Your body will tell you if you’ve put something wrong into your mouth. I’ve been working on these lotus photographs for a few days. I’ve been practicing different techniques to mould their mood, hand painting each each detail within each photo. Unlike food there is no primal way to know if they’re, well, palatable. So do let me know what you think . Remember, I’ve only been taking photographs since April.
I took these photos at the pond adjacent to the Hachimangu Shrine, in Kamakura. The clouds were just about to burst when I took the first three. It was a sudden, heavy downpour. I waited with camera and tripod under a large wooden awning with other tourists, all sitting silent as the rain pat, pat, pat the giant lotus leaves before us. The pink or white flowers swayed. Turtles broke the surface of the water and within minutes the rain stopped. The air smelled green, the pond looked bright and clean. The walkways glistened keeping us above the mud as we were all back on the path winding round the louts pond.
Note: I’m not sure why, but comments aren’t coming up on my pages. I’ll have to work on this.
I started this blog almost six months ago. A few months after I purchased the Nikon and two weeks ago I started using Lightroom. I am very happy with my progress. I envisioned a cooking blog, but in photography I’m finding my voice.
As you may have notice I’m redoing my blog. If you click on the menu bar up top you’ll (eventually) get photo links to all the pages I have, broken down by category. I need to go in and edit each post to finish it. I hope to have it done by Monday. In the meantime, if you can give me some feed back on font size, (page) loading times, and anything which might annoy you, I’d appreciate it.
Tonight I’m posting some pics of a walk through the woods and an abandoned building I came across. I set up my tripod, put neutral density filters over the lens, and took 30 – 60 second exposures. I did some tweaking to affect the mood in Lightroom. Then I re-edited the color scheme to change one into black and white. Tell me what you think. What I’m noticing is that the long exposures give the photos a painterly quality, which I enjoy looking at and thinking on.
I invite you to think on the title. By distance I mean to draw your attention to that space between the camera and the subject, the subject and the entrance. I hope that if you notice those gaps you’ll think on the space between where you are siting and where I am posting this. I took several shots but chose this one because the flair and the doors were in alignment along the axis. I cut the flair in half to show two halves of the same thing. The emblem on the door (the Imperial crest) is also a duplicate as are the yellow lights in the distance and decorations hanging from the entrance. In the distance you’ll notice the ‘tori’, another gate to play off the gate at the center of the photo. Duplicity. What you can’t know by looking at the photo is the subject is not me, but a stand in for me. And in a way I as the photographer am the stand in for you the viewer at this event. So the title, The Distance Between You And Me is meant to be ironic in that we are one and the same.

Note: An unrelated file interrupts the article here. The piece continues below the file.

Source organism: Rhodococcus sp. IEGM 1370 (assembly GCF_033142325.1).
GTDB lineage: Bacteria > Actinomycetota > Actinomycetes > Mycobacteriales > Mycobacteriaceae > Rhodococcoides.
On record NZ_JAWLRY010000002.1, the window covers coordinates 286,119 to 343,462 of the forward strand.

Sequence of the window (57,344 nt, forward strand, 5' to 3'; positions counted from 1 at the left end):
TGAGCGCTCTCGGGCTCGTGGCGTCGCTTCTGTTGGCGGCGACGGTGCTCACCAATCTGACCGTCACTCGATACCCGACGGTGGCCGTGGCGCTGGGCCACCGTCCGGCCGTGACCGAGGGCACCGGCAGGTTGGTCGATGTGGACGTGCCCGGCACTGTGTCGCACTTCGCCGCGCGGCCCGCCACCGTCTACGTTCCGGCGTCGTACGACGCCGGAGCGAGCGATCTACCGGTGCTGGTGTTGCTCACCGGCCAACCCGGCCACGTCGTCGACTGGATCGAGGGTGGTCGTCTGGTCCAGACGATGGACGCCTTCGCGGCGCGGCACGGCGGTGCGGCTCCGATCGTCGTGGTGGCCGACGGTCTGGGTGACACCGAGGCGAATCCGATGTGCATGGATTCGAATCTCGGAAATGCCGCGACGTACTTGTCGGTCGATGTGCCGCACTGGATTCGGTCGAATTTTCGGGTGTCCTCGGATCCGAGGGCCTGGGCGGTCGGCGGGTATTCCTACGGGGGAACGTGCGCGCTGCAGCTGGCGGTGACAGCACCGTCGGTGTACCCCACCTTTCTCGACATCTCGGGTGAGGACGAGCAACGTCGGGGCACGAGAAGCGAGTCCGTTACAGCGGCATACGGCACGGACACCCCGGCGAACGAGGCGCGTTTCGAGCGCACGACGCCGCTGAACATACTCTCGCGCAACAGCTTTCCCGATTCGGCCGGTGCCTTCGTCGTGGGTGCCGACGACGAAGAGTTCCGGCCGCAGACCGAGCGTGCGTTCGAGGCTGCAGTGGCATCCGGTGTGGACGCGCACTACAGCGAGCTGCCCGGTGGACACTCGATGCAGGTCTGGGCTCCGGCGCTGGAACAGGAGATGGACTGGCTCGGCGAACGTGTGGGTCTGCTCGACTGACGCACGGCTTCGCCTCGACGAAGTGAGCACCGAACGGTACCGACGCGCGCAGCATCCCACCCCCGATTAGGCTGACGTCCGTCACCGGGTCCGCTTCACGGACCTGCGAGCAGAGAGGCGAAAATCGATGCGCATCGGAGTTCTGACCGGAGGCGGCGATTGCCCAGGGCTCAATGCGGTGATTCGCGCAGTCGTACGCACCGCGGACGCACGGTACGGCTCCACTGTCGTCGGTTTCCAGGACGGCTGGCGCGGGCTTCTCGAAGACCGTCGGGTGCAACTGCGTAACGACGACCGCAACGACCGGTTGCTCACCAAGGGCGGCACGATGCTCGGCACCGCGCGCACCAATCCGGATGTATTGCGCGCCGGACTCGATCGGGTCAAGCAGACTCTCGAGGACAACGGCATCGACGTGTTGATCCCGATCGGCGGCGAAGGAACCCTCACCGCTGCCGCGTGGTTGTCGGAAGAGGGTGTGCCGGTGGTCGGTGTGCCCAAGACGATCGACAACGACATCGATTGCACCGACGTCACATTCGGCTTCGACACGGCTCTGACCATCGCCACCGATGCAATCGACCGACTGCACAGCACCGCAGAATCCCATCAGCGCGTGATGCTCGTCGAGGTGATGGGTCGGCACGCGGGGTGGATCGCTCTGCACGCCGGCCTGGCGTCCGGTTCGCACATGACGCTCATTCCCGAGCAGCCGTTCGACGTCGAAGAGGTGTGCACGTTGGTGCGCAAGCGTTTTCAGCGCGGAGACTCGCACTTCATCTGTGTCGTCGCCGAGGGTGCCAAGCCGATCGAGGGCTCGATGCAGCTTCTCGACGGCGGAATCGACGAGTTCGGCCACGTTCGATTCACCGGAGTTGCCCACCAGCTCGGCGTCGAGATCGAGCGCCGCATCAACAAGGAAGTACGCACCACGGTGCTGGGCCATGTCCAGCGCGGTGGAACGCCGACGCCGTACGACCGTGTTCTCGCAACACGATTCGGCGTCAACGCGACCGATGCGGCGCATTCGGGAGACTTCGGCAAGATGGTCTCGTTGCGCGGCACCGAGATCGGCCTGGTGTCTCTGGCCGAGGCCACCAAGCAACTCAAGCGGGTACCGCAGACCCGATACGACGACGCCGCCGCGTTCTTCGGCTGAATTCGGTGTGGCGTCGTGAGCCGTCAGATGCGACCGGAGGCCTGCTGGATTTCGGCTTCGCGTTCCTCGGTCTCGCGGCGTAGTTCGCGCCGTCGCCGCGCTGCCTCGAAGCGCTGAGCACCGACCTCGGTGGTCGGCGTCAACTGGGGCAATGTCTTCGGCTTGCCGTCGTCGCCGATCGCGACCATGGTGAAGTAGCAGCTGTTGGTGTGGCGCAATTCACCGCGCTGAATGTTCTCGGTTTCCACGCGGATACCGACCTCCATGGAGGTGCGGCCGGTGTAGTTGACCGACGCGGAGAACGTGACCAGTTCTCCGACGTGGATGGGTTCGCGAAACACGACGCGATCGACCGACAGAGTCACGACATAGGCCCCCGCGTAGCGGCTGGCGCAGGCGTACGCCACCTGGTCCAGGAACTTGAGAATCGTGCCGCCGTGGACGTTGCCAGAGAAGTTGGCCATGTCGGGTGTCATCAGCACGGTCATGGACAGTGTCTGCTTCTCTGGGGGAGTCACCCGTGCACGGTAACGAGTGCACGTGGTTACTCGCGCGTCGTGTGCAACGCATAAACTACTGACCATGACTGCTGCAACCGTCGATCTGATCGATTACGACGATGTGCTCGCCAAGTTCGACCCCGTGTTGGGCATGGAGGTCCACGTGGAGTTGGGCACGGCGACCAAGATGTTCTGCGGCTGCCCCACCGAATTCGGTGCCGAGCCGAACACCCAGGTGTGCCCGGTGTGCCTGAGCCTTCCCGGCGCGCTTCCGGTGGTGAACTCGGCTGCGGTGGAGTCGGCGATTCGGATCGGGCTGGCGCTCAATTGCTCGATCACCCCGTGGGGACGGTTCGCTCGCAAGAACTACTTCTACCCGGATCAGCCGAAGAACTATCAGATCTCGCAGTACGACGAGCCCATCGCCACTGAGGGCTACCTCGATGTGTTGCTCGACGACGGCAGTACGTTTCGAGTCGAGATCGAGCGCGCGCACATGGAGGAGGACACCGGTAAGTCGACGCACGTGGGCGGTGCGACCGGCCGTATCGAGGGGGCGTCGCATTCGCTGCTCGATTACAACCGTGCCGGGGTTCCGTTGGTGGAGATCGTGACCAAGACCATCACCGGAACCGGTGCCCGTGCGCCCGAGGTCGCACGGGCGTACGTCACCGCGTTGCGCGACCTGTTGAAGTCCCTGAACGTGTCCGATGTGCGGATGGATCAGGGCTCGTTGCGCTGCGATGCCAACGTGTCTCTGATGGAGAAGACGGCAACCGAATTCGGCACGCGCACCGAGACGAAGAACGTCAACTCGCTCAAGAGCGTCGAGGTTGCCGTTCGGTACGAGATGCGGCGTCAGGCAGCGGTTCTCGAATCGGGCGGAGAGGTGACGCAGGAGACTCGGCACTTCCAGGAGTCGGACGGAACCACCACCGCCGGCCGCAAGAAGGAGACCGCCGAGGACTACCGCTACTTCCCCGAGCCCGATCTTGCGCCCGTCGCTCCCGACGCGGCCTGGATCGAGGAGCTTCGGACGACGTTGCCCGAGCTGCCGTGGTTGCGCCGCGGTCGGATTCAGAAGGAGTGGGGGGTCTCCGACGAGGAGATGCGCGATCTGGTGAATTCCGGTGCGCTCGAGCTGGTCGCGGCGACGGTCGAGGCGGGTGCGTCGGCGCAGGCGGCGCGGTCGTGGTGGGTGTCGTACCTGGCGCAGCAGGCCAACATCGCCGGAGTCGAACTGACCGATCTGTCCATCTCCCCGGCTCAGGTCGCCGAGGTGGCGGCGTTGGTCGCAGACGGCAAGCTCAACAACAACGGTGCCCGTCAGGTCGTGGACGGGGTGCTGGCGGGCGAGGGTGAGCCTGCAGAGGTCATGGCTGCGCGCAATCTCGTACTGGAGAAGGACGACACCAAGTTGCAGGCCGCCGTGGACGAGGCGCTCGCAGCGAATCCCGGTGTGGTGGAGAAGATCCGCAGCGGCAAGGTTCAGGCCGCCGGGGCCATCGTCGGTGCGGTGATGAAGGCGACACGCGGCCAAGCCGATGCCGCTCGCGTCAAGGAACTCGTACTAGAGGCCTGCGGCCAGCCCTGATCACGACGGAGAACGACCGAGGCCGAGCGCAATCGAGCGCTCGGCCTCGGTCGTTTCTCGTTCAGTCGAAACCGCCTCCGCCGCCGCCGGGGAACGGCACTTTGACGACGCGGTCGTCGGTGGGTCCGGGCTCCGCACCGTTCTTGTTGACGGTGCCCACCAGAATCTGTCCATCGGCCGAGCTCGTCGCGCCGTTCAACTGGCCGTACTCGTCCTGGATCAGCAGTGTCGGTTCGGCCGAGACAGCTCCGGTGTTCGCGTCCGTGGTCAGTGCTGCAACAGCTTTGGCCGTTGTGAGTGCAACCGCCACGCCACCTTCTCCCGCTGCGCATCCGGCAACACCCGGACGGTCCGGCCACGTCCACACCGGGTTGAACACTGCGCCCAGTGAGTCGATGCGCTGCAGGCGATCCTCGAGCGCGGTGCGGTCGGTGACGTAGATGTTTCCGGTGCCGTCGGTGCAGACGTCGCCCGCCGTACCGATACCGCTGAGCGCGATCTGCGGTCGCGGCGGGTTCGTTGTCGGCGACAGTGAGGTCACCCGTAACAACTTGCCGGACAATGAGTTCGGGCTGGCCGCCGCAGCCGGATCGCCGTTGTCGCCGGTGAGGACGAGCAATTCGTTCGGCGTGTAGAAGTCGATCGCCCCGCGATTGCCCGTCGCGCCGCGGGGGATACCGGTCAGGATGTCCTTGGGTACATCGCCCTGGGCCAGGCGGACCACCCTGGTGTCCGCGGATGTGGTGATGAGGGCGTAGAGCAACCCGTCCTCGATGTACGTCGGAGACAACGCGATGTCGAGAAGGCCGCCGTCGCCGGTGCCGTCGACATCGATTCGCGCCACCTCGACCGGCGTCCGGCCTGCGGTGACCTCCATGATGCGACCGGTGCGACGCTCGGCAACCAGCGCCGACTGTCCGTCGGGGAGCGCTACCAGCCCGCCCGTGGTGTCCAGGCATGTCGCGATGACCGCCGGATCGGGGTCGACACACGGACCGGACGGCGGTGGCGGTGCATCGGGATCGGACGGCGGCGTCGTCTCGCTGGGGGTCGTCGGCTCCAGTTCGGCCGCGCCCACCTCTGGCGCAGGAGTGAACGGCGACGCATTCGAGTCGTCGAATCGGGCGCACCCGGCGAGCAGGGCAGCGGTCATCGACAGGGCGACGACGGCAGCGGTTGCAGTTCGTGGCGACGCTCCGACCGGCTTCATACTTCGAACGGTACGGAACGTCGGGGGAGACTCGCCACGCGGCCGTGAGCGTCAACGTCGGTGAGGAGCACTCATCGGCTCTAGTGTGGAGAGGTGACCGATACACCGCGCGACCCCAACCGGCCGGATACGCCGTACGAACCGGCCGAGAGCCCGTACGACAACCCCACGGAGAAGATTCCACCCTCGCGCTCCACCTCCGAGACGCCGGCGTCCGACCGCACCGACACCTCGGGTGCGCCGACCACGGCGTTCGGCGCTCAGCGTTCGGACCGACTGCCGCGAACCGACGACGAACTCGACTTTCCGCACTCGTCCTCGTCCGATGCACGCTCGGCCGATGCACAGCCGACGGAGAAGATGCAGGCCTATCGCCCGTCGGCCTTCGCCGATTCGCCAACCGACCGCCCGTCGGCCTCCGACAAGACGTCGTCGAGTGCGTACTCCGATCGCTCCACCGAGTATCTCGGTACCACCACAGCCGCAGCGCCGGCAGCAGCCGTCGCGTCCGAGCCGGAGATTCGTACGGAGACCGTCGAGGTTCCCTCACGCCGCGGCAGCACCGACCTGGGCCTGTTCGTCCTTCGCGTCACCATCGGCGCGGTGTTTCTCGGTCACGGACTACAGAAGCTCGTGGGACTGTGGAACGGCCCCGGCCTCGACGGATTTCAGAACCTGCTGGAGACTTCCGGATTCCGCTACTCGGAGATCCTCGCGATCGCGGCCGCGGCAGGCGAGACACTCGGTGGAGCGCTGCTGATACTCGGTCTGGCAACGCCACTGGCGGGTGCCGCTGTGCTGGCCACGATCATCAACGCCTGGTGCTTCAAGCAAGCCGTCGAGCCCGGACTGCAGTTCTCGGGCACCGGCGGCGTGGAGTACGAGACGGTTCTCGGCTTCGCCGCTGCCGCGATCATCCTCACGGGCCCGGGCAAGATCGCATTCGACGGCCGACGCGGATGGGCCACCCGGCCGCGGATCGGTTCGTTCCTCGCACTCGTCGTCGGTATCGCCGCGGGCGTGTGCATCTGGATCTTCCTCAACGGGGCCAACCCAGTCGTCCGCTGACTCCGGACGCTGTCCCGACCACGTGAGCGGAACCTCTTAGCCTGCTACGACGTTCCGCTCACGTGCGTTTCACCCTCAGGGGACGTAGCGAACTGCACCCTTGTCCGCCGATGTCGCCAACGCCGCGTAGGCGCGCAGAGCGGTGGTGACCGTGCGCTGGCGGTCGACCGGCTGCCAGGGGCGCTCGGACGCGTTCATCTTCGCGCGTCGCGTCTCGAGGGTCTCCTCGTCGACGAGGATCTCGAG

I don’t reblog enough.
This post is inspiring in many ways. The narrative, the photography, the recipe. A lot of work went into making this. I hope you check it out.
The wedding of a widowed osteopath marrying a biochemist. He being a first timer, an amateur ventriloquist, an amputee. Creepy Church, begat an organist, a burly lass with a grimacing face, huge bouffant hair, who wore wall to wall tartan. She entered the Church carrying a large, purple velvet goat, her music case, quite obviously?
“Conspicuously absent isn’t he?” “Oh, where’s the Groom.” “There’s a wildly held belief that the Groom should be in attendance” said a loud buffoon. Another hooray heckler boomed “There’s been a misunderstanding the Groom will not be attending today’s wedding”. “He’s swiveled on his heels, sorry heel and legged it” ironically chortled another of the Am-Dram set.
The Bride, wearing an unflattering meringue-of-a-frock, arrived to the theme music from Mission Impossible, accompanied by anticipated, yet unbridled laughter. The flush faced groom popped up, grabbing the air like badly manipulated marionette from his assumed position…
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This image comes directly from my camera sans processing.
This is from Yokohama Bay. The sun had just gone down. I had a dark neutral density filter over my 12mm to increase the exposure to 30 seconds in order to bring in the best light and remove the people meandering about. This is the result. Regrettably I forgot to bring my extra battery and had to stop just two images after — it was perfect light and a full moon.
I am enjoying Lightroom for the creative control I have over my images. However with clear light, time, and a tripod processing is unnecessary.
Enjoy your weekend.